We have become not a nation but a series of campsites for wretched refuse who refuse to adapt to America but rather want America to adapt to them. That approach will not a nation of strength build.
I discovered Mr. Buckley in my late teen years. I loved the wit, but most of all, most of all, the ability to speak true by his wonderful ability to use the tools of language, and rhetoric. I truly loved the challenge and the laughter. When his program came on tv, I would grab my dictionary and sit down to watch. If memory serves me correctly, I watched cowboys, Buckley, and a little while later, you could see this wonderful gal whacking away at some cooking project (I forgot the 1/2 hour jazz show with Dave on Sunday night). My determination to seek the true was supported, encouraged, and reinforced by Mr. Buckley. I will miss him always--the last few years were an empty silence, as he became less and less visible; warning of it will be like, and I have been sad. ahhm:, exuse me: Do we have a 1/2 hour show on national tv today, one that would set that same high example for our children?
Indeed, a moment of silent reflection on this icon, this man of interest, and a brief remembrance of how closely his life imitated that of his Lord and Savior, Christ Jesus, the man from Nazareth, who, it sometimes seemed, died soley for WFB alone.
The body, we are informed, was found by the body's personal cook, who reported the incident to the body's personal butler, who called the body's personal doctor, who pronounced the body dead, upon which news, the body's personal spokeswoman issued a formal statement.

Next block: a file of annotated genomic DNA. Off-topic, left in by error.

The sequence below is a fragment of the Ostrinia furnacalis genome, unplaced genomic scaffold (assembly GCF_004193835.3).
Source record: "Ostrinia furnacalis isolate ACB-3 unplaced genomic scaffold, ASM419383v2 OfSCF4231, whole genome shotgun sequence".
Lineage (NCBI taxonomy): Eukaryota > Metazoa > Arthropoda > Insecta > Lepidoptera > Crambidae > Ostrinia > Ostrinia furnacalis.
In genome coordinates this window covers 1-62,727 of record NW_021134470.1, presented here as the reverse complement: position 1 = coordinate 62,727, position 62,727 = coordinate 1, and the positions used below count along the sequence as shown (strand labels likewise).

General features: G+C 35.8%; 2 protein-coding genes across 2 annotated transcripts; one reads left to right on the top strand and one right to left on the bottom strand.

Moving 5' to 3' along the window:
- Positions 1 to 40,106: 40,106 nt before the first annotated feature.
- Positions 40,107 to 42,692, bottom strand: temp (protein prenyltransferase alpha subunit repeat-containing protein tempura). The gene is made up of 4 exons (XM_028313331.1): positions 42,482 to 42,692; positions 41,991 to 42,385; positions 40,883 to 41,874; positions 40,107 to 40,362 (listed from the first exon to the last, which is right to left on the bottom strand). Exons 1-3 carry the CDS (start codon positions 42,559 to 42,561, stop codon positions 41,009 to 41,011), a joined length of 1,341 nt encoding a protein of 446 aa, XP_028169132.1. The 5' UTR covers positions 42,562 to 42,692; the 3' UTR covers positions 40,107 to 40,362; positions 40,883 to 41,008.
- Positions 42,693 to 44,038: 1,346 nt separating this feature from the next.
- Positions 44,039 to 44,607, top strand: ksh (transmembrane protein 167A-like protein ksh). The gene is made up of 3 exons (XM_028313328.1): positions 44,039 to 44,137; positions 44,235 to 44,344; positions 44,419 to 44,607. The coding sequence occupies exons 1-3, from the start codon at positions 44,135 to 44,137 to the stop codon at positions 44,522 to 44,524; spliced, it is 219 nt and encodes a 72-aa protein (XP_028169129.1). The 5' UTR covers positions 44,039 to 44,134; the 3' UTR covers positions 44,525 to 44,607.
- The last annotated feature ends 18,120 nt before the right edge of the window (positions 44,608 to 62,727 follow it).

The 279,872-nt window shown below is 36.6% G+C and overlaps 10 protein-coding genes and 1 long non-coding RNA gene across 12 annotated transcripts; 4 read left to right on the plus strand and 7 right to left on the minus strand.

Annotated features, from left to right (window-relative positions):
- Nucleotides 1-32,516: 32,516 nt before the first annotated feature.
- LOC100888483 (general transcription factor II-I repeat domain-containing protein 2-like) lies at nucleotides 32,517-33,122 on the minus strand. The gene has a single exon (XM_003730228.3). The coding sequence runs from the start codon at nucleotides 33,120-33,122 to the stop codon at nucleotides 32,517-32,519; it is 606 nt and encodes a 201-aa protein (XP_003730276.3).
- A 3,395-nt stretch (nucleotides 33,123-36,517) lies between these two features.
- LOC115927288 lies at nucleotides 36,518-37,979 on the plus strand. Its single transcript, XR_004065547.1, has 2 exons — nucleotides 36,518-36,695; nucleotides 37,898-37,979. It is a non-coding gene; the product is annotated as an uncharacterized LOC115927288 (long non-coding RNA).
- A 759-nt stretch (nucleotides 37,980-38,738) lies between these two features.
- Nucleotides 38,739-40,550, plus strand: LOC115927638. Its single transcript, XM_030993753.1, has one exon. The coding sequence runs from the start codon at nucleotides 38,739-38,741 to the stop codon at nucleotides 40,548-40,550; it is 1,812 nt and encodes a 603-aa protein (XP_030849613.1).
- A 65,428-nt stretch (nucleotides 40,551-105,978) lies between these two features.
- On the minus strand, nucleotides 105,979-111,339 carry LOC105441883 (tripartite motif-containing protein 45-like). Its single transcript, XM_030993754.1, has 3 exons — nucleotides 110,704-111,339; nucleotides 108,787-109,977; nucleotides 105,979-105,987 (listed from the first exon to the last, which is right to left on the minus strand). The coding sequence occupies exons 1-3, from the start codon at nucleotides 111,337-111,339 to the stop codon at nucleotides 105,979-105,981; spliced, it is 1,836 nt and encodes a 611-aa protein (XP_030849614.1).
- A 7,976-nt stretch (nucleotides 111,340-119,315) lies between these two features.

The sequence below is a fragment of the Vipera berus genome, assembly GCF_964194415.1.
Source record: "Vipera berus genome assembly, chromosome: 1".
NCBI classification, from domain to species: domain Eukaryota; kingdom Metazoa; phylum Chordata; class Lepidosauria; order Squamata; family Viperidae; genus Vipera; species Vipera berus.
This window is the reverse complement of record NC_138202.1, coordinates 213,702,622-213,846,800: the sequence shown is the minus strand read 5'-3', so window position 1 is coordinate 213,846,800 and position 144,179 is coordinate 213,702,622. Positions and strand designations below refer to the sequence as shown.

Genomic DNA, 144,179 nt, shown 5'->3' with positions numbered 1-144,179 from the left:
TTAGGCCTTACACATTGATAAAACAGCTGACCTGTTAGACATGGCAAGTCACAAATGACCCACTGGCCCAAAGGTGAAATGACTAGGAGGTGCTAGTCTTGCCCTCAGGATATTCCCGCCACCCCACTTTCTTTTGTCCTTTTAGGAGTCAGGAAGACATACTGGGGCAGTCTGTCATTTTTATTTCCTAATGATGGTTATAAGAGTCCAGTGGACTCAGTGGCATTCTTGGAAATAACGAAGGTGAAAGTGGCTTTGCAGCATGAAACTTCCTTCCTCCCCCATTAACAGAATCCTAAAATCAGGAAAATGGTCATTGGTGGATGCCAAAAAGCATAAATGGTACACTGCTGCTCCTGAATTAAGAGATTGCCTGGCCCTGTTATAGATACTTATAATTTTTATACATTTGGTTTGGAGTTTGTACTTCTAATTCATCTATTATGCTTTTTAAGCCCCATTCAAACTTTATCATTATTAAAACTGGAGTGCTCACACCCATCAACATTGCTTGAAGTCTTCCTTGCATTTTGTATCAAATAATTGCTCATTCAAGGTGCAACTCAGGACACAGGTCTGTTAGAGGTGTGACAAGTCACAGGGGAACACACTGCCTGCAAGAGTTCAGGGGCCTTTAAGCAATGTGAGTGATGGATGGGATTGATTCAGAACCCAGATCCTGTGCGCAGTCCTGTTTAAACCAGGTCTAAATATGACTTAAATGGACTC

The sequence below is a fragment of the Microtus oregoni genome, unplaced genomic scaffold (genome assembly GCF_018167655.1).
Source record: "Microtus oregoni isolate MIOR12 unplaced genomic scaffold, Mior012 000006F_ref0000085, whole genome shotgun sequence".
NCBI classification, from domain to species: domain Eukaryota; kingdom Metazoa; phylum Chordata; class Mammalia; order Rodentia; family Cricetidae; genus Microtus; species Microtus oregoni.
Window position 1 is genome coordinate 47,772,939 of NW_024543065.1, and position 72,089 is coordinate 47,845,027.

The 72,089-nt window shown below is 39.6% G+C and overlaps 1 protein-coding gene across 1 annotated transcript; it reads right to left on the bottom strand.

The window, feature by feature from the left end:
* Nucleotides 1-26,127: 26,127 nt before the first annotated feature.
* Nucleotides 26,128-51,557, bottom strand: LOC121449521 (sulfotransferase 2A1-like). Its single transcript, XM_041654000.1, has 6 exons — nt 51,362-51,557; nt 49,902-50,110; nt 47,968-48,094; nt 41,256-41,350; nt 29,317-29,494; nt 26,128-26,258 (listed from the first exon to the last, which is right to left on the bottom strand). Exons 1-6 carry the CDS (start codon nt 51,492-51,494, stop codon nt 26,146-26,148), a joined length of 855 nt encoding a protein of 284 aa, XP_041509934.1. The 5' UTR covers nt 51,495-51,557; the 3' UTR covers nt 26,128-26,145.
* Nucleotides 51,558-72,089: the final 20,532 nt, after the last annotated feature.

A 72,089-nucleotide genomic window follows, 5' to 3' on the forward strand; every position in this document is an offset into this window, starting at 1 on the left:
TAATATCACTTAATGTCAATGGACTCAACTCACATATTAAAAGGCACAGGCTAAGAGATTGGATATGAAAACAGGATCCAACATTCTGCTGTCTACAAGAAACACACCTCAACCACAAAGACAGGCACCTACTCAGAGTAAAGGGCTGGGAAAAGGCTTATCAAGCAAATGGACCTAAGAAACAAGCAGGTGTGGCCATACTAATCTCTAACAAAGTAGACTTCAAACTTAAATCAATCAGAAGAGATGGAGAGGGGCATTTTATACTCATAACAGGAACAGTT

I cannot think of another individual who has been right on some many things as I have, he said, of himself.
Words fit for a tombstone.
During one viewing of Firing Line, my father suddenly sat up in his chair. "Robert, that guy is the most self satisfied son of a bitch I've ever seen in my life."
Alot of vitrol there bob for a great man. The old adage of not saying anything, if you have nothing good to say about somebody might be more appropriate at this time.
I really enjoyed Bill's spy novels with Blackford Oakes and his historical fiction about Elvis, Angelton, and McCarthy.
I think the Barrister did a fine job in a short space, capturing what Bill Buckley's life was all about.
Buckley was a competitive debater. His technique, which sometimes made him look 'self-satisfied', unnerved his opponents as their personal assumptions, cast in concrete and fully reflecting the spirit of the times, were shown to be flimsy and weak intellectual fashions whose time had come and gone. Prior to WFB coming on the scene, people forget that the opposition to the statist steamroller was inarticulate and prone to be characterized by the left as unsophisticated, humorless and 'reactionary'. Any young person who still maintained a shred of common sense was provided with epiphany after epiphany by simply viewing 'Firing Line' during the days of Viet Nam, The Great Society, 1970's New York City, and the closing of the cold war. Buckley was never rattled and history, of course, confirms his earliest positions regarding the issue of the age: Social statism and it's source in nihilistic Marxism.
Our paths crossed a number of time in Stamford and Manhattan over the years. Mr Buckley was an approachable and very kind man. RIP